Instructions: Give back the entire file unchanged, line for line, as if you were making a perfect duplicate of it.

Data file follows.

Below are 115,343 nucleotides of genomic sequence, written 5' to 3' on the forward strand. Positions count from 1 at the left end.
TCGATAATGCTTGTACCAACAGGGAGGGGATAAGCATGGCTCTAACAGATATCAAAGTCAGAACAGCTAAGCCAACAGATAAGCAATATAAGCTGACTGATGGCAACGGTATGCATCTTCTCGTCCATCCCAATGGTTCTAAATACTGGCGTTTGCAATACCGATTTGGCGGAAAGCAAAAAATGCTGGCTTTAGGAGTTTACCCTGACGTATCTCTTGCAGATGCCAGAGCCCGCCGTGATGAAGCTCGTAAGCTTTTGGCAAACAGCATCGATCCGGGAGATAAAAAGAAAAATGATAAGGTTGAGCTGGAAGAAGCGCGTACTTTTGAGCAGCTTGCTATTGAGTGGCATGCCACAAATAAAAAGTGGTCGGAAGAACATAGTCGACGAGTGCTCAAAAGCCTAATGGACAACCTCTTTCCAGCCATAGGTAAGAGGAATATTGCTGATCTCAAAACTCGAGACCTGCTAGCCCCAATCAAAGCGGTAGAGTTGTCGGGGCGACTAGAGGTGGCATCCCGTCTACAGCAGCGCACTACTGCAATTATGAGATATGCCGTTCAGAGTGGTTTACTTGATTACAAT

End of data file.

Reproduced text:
Below are 115,343 nucleotides of genomic sequence, written 5' to 3' on the forward strand. Positions count from 1 at the left end.
TCGATAATGCTTGTACCAACAGGGAGGGGATAAGCATGGCTCTAACAGATATCAAAGTCAGAACAGCTAAGCCAACAGATAAGCAATATAAGCTGACTGATGGCAACGGTATGCATCTTCTCGTCCATCCCAATGGTTCTAAATACTGGCGTTTGCAATACCGATTTGGCGGAAAGCAAAAAATGCTGGCTTTAGGAGTTTACCCTGACGTATCTCTTGCAGATGCCAGAGCCCGCCGTGATGAAGCTCGTAAGCTTTTGGCAAACAGCATCGATCCGGGAGATAAAAAGAAAAATGATAAGGTTGAGCTGGAAGAAGCGCGTACTTTTGAGCAGCTTGCTATTGAGTGGCATGCCACAAATAAAAAGTGGTCGGAAGAACATAGTCGACGAGTGCTCAAAAGCCTAATGGACAACCTCTTTCCAGCCATAGGTAAGAGGAATATTGCTGATCTCAAAACTCGAGACCTGCTAGCCCCAATCAAAGCGGTAGAGTTGTCGGGGCGACTAGAGGTGGCATCCCGTCTACAGCAGCGCACTACTGCAATTATGAGATATGCCGTTCAGAGTGGTTTACTTGATTACAAT